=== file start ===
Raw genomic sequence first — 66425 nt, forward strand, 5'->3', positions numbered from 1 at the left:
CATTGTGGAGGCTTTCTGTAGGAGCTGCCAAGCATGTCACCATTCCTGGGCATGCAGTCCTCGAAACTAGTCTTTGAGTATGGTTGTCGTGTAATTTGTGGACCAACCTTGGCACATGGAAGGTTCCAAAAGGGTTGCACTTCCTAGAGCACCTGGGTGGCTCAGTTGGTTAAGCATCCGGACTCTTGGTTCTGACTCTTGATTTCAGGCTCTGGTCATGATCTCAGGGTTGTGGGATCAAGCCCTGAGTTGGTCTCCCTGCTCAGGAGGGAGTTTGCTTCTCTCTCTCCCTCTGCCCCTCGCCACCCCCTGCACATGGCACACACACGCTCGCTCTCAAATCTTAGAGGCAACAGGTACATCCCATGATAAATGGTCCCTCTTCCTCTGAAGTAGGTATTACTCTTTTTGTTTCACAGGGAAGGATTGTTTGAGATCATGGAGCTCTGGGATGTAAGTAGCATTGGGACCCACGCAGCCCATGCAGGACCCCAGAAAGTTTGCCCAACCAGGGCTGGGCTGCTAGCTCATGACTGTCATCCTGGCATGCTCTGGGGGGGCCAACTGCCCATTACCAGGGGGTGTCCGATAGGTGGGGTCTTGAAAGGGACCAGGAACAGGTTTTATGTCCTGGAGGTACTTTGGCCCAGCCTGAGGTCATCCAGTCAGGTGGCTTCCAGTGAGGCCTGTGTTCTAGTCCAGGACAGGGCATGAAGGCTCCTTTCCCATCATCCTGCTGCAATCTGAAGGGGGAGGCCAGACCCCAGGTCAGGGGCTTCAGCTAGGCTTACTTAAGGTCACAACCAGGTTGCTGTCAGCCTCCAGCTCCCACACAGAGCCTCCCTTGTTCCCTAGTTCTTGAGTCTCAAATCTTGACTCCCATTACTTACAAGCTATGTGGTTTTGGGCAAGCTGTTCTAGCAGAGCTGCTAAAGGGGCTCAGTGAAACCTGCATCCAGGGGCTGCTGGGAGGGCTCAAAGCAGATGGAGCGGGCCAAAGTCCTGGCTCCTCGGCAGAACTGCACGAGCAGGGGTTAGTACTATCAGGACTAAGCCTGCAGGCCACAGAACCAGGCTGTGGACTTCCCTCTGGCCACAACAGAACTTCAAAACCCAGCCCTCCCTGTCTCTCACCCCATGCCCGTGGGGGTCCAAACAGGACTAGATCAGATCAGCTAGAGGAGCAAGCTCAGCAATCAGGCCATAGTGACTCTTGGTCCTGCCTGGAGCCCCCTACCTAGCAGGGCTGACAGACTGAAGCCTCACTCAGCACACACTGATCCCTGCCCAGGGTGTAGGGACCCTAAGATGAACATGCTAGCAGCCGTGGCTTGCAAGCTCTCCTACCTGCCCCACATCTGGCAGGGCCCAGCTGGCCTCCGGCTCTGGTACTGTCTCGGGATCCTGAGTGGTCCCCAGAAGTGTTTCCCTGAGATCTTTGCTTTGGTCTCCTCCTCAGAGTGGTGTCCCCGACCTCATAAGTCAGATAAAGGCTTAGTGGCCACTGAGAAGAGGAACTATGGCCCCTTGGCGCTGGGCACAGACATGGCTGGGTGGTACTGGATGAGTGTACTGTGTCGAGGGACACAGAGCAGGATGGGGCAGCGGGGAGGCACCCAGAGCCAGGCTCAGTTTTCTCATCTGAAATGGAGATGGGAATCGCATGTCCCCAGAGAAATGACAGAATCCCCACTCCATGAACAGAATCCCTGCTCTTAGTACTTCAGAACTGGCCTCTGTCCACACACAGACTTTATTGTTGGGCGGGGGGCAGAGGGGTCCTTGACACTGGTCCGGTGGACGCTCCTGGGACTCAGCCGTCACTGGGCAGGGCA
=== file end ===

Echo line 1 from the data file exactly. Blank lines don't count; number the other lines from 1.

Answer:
Raw genomic sequence first — 66425 nt, forward strand, 5'->3', positions numbered from 1 at the left: